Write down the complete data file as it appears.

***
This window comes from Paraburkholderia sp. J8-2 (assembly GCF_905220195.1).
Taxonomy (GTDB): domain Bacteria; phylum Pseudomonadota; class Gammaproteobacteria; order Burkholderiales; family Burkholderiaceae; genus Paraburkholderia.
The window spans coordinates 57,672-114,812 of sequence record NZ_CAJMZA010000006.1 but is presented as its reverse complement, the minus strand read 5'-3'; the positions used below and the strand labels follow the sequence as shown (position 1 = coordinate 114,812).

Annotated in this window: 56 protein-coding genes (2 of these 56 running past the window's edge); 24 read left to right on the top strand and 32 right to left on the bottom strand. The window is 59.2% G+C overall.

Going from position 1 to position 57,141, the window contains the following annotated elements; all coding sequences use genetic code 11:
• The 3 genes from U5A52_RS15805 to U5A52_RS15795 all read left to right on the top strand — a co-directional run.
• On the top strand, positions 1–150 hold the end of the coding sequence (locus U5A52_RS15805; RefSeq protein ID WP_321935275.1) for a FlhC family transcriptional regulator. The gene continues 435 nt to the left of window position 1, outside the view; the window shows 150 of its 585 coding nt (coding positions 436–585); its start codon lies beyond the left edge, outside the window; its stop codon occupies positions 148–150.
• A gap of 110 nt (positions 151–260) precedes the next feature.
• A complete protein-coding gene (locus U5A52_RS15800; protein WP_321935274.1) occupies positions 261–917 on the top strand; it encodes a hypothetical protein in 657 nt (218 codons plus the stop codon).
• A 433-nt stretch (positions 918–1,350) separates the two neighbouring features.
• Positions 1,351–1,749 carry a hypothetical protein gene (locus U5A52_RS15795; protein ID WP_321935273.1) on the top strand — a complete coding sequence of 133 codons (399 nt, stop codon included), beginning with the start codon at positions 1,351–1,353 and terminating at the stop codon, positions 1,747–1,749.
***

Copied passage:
This window comes from Paraburkholderia sp. J8-2 (assembly GCF_905220195.1).
Taxonomy (GTDB): domain Bacteria; phylum Pseudomonadota; class Gammaproteobacteria; order Burkholderiales; family Burkholderiaceae; genus Paraburkholderia.
The window spans coordinates 57,672-114,812 of sequence record NZ_CAJMZA010000006.1 but is presented as its reverse complement, the minus strand read 5'-3'; the positions used below and the strand labels follow the sequence as shown (position 1 = coordinate 114,812).

Annotated in this window: 56 protein-coding genes (2 of these 56 running past the window's edge); 24 read left to right on the top strand and 32 right to left on the bottom strand. The window is 59.2% G+C overall.

Going from position 1 to position 57,141, the window contains the following annotated elements; all coding sequences use genetic code 11:
• The 3 genes from U5A52_RS15805 to U5A52_RS15795 all read left to right on the top strand — a co-directional run.
• On the top strand, positions 1–150 hold the end of the coding sequence (locus U5A52_RS15805; RefSeq protein ID WP_321935275.1) for a FlhC family transcriptional regulator. The gene continues 435 nt to the left of window position 1, outside the view; the window shows 150 of its 585 coding nt (coding positions 436–585); its start codon lies beyond the left edge, outside the window; its stop codon occupies positions 148–150.
• A gap of 110 nt (positions 151–260) precedes the next feature.
• A complete protein-coding gene (locus U5A52_RS15800; protein WP_321935274.1) occupies positions 261–917 on the top strand; it encodes a hypothetical protein in 657 nt (218 codons plus the stop codon).
• A 433-nt stretch (positions 918–1,350) separates the two neighbouring features.
• Positions 1,351–1,749 carry a hypothetical protein gene (locus U5A52_RS15795; protein ID WP_321935273.1) on the top strand — a complete coding sequence of 133 codons (399 nt, stop codon included), beginning with the start codon at positions 1,351–1,353 and terminating at the stop codon, positions 1,747–1,749.